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Establishing the Limits of Legal Regulation With Patrick Devlin and the Burqa Ban

PillarofCreationJun 28, 2018, 11:53:02 PM

In July of the year 2010, France passed the “act prohibiting the concealment of the face in public space,” which illegalized the public wearing of burqas, a Muslim full body covering which includes a veil. Using this law as a starting point, I will evaluate Patrick Devlin's moderate legal moralist account of the appropriate limits of legal regulation. I will argue that Devlin's theory cannot properly explain the passage of this law, and then develop my own opinions on the limits of legal regulation. However, it will become apparent that my theory on the limits of legal regulation also fails to fully explain the ban. I will therefore conclude that there is no objective limit to what can be legally regulated, but that every society has its own requirements for the acceptable regulation of public conduct. I will start with an in-depth description of the ban itself.

The act prohibiting the concealment of the face in public space is actually a ban on the public use of any items that completely obscure the face. However, media attention has focused mostly on the ban of burqas specifically. This act makes it illegal in France to wear a full face veil anywhere but inside private residences, private vehicles, and some places of religious worship. Those who violate the law are given a small fine and required to attend a citizenship education class. This penalty is relatively light when compared to the penalty for coercing someone into concealing their face. Those caught forcing others to wear face covering a punished with a much larger fine and up to a year in jail. This punishment doubles if the coerced person is a minor.

There were four main justifications given for the establishment of this act. The first involves freedom of expression. Many opponents of the burqa ban claim that the act constitutes an unnecessary violation of the right to freedom of expression. Proponents of the law claim that face coverings themselves limit freedom of expression. French philosopher Emmanuel Levinas claimed that facial expressions are the basis for moral participation in society, and that concealing facial expressions is tantamount to the rejection of social interaction entirely. The second reason involves gender equality. Burqas, some have said, are an Islamic symbol of the subjugation of women. Although many people have pointed out that wearing a burqa is not required by the Qur’an and thus burqas are a part of Muslim culture, it remains true that full facial veils are associated with gender inequality in most western nations. The final two justifications both fall out of the fact that people with concealed faces are difficult to identify. People with unascertainable identities, the argument goes, constitute both a security risk and a social hindrance to the rest of egalitarian society.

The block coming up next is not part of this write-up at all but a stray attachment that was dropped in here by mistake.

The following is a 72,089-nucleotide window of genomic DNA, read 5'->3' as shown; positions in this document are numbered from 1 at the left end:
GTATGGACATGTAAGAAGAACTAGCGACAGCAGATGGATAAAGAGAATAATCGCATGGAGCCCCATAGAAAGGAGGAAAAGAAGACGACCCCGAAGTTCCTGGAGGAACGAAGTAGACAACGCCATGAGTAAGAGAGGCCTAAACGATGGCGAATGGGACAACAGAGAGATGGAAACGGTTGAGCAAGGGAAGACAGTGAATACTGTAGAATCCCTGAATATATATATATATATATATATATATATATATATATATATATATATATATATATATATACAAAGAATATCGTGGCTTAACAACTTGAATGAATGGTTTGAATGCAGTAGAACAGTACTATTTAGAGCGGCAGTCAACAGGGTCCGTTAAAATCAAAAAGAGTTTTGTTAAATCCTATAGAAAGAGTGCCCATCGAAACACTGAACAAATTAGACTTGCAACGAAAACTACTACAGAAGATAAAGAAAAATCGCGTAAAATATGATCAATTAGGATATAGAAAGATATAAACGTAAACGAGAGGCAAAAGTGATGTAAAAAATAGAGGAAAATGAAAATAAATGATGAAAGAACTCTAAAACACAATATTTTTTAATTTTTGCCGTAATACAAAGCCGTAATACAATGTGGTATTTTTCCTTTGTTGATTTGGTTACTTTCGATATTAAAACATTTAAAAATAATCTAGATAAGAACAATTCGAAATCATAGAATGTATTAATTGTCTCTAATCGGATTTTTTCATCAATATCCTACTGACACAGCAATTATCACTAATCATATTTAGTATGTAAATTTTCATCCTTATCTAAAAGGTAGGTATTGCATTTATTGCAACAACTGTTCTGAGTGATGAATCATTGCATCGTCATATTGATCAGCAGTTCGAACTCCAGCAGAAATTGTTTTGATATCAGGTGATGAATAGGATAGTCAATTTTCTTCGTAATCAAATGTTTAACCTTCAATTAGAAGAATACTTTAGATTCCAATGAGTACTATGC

With the specifics of the burqa ban laid out, I will now move on to a basic outline of Devlin's theory. Devlin is a proponent of what is known as Moderate Legal Moralism. A legal moralist believes that we are justified in turning moral rules directly into legal ones. Extreme Legal Moralism posits the existence of an objective morality and often claims that enforcing morality is inherently good and an end unto itself. Devlin's version of legal moralism is mostly a response to the result of the Wolfenden Report. The Wolfenden Report was a legal study on what to do about the regulation of homosexuality and prostitution, where in which it was postulated that there is a section of “private morality” which the government does not have the right to interfere with. Devlin rejects the existence of this private morality, instead claiming that, “it is not possible to set theoretical limits to the power of the state to legislate against immorality (Philosophical Problems in the Law p.205).” Instead of basing this assertion on the existence of objective morality, Devlin says that the state has unlimited power to legislate based upon the public morality. Every society, according to Devlin, has a moral structure as well as a political one. Maintaining the public morality is extremely important to maintaining the existence of the state. Devlin compares immorality to treason, in that both are capable of destroying a nation. “...the loosening of moral bonds is often the first stage of disintegration, so that society is justified in taking the same steps to preserve its government and other essential institutions (PPitL p.205).” Devlin's public morality is defined by the moral beliefs of the average person in society. Thus the public morality of a society might be considered equivalent to that society's moral norms.

Let us now evaluate the burqa ban from Devlin's perspective. If Devlin's theory is correct, this legislation should be justified by its relation to the public morality of France. In other words, the legitimacy of this act should rest upon the fact that French public morality considers facial coverings to be immoral. However, there is no evidence that this is the case. In fact, none of the justifications for passing the burqa ban are moral in nature at all. The considerations involved are instead a mix of legal rights and social utility concerns. In addition, the continued legality of wearing burqas inside private residences and religious establishments constitutes a private sector of morality which is just the type that Devlin rejects. It is thus clear that Moderate Legal Moralism is ill equipped to explain why France is justified in its restriction on the public wearing of facial coverings.